The mutton snapper is a fish of the Lutjanidae family. Largely a Caribbean species, they can be found from North Carolina to South America. They prefer low-relief reef structure searching for fishes, shrimps, crabs, squid, and snails. In the Florida Keys, they may be encountered in shallow water, over coralline bottom. In that habitat, they are very colorful with olive-tinted backs and red sides. In deeper water, they can easily be mistaken for red snapper (L. campechanus). Also a favorite of spear fishermen, the mutton snapper is an often difficult target, as they do not allow close approach.
Mutton snapper are a highly prized fish by saltwater anglers; they can be caught on a variety of baits, but are most commonly caught on live or frozen shrimp, whole or cut squid, minnows, and smaller bait fish (such as live or dead pinfish). Mutton snapper have been caught on artificial baits, but seem to prefer live bait. They can generally be found in deeper (50 to 200 ft or deeper) water, although catches (generally of juveniles and smaller fish) are not uncommon in more shallow water. They are also caught on the surface during night-fishing expeditions. Mutton snapper are typically known as great fighters relative to other snapper species, so are harder to land on lighter tackle. Many are often landed as a "bycatch" of anglers targeting other species of snapper or grouper.
Mutton snapper, especially adults, tend to be solitary, but can be seen in smaller schools. Their flesh is considered by most as excellent table fare. Like most of the snapper family, the meat is white, flaky and light; and is excellent prepared in a variety of ways.
- Color olive green on back and upper sides
- All fins below the lateral line having reddish tinge
- Bright blue line below eye, following contour of operculum
- Anal fin pointed
- Small black spot below dorsal fin
- V-shaped tooth patch on roof of the mouth
Mutton snapper are similar in appearance to lane snapper, L. synagris. Mutton snapper's anal fin is pointed whereas it is rounded in the lane snapper.
Mutton snapper are an inshore species associated with grassbeds, mangroves, and canals. Larger adults are occasionally found on offshore reefs.
These snapper spawn in July and August. Mutton snapper feed on fish, crustaceans, and snails.
|Scientific Name:||Lutjanus analis|
|Ideal Temp:||60-70°F (15-21°C)|
|Technique:||Bottom Fishing, Jigging|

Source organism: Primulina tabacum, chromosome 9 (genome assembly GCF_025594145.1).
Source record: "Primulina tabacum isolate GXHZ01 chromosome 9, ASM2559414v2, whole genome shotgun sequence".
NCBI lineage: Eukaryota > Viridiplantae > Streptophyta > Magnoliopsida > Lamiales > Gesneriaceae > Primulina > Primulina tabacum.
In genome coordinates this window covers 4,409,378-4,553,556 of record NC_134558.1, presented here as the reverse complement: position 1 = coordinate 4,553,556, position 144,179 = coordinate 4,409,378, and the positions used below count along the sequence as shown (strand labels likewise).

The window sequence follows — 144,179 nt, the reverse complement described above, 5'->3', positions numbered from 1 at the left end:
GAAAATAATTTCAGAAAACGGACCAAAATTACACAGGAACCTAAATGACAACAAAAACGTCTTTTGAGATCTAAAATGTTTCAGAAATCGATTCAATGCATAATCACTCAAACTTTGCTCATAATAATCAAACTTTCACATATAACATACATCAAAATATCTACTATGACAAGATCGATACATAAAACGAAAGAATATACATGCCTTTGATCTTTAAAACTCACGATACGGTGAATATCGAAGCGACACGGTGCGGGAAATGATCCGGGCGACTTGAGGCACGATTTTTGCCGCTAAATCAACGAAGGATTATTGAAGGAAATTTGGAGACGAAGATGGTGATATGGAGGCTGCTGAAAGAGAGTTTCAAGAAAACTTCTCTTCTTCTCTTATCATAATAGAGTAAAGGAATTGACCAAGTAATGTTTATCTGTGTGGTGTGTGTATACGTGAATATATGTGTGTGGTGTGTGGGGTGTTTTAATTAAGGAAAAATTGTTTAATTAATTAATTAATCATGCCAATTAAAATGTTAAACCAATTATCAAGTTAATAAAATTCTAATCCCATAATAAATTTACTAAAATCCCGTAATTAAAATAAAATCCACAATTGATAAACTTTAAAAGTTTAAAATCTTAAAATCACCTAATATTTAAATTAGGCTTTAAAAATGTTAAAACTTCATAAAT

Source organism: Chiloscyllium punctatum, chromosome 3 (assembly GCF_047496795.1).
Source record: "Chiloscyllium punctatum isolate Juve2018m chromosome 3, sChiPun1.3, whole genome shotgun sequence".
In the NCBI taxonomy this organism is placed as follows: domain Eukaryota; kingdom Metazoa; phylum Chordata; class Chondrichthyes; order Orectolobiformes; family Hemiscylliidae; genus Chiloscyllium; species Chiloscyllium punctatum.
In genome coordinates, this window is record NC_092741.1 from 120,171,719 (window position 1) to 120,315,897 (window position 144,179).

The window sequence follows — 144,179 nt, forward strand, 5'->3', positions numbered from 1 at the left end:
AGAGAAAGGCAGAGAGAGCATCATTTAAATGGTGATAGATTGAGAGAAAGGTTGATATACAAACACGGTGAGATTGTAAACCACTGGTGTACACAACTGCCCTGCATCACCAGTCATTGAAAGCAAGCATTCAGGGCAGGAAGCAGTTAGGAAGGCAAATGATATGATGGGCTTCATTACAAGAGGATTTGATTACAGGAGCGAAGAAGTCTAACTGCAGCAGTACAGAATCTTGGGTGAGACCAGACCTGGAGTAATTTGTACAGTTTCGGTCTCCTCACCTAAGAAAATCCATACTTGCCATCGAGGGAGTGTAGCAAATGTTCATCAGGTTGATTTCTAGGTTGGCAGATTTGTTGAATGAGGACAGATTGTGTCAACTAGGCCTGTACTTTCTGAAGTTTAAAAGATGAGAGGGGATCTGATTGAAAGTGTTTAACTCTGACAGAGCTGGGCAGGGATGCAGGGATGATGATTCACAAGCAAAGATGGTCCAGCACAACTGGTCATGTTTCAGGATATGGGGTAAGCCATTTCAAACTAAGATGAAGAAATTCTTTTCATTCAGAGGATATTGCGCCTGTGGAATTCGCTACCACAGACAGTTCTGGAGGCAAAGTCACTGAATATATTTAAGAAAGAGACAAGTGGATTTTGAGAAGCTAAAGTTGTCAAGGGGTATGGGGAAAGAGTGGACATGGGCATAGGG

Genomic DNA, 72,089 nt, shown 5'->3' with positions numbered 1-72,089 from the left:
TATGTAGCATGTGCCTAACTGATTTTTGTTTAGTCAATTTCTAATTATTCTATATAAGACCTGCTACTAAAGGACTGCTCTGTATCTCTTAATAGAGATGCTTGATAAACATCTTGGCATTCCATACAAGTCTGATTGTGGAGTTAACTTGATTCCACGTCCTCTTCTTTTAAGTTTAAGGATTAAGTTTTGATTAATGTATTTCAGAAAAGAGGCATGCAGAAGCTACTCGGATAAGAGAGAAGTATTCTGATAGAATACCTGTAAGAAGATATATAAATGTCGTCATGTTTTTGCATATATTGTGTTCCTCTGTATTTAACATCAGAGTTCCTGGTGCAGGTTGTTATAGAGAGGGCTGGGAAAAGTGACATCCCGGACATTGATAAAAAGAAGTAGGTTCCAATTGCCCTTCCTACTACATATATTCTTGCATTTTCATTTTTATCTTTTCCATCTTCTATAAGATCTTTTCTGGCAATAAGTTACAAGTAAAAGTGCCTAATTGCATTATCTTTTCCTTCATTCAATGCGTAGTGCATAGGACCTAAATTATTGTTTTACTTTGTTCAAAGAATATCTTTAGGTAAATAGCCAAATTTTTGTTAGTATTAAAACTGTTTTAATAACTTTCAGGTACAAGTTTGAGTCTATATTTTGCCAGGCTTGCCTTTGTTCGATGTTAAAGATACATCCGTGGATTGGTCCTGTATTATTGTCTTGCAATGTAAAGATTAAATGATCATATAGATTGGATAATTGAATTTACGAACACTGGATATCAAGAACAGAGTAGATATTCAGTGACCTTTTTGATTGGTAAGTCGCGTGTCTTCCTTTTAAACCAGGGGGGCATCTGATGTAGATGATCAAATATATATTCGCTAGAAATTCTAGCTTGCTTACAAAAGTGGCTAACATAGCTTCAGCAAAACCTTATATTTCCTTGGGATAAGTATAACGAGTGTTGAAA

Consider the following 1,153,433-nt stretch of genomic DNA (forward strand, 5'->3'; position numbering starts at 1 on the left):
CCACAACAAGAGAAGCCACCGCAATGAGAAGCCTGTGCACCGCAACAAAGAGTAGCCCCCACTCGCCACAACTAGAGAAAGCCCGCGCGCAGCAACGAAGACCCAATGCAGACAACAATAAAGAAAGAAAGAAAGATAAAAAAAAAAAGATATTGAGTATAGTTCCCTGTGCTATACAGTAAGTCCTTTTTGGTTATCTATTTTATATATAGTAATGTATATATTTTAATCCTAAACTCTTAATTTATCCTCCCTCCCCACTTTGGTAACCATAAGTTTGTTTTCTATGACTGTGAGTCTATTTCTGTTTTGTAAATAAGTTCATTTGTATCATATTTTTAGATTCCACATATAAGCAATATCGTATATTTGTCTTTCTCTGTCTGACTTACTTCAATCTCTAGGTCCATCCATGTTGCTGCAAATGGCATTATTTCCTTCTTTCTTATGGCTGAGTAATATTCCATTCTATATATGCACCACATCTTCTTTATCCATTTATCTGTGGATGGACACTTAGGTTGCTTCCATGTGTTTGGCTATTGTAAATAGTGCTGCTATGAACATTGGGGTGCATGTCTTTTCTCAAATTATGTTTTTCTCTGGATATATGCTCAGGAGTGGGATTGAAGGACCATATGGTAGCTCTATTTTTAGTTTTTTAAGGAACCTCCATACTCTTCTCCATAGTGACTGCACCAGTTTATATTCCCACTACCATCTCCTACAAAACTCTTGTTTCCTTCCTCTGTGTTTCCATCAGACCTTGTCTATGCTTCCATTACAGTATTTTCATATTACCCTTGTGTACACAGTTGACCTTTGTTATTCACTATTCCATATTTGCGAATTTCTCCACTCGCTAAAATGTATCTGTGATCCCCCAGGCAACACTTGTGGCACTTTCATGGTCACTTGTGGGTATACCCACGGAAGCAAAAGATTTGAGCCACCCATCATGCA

|Lure Type:||Bottom Rig, Jigs|
|World Record:||30.4 lbs. near Dry Tortugas|
|Other Names:||mutton snapper, mutton fish, king snapper, virgin snapper, ariocó, , caranho, caranho-vermelho, cioba, sioba, vermelho-de-fundo, carde clair, oreille noire, sorbe, vivaneau sorbe, lucjan muton|
Latest Mutton Snapper Fishing Reports and Spots
Offshore Tips There is really no casting for muttons offshore – you will be strictly bottom fishing or deep jigging. The trick for being success (View
January 24th 2021 – Cooler waters are making the shallows better for fishing. The past few days have been super pretty. Light winds and 70 degre (View
Snapper Grouper Fishing Fort Lauderdale For the last couple of weeks the current has slowed down the moon was right and the bottom fishing of (View
Mutton snapper for Lee (View
December 13 2020 – Early December has started off with some great weather with cooler temps and a back to normal feel here in Key West getting o (View
On Saturday December 12th 2020 we ran a 12 hour trip out of Jacksonville. We had a total of 56 triggerfish around a dozen vermilion snapper a f (View
The last 2 weeks have been really windy and rainy from either big systems or a really wet Tropical Storm. The couple weeks prior the bite was p (View
On May 2nd 2020 we brought grouper season in with a bang The boys went to work and landed 5 scamp grouper a couple mutton snapper some jacks an (View
The fishing in Jacksonville is pretty hot right now whether you choose a short day trolling for king mackerel barracuda occasional sailfish cob (View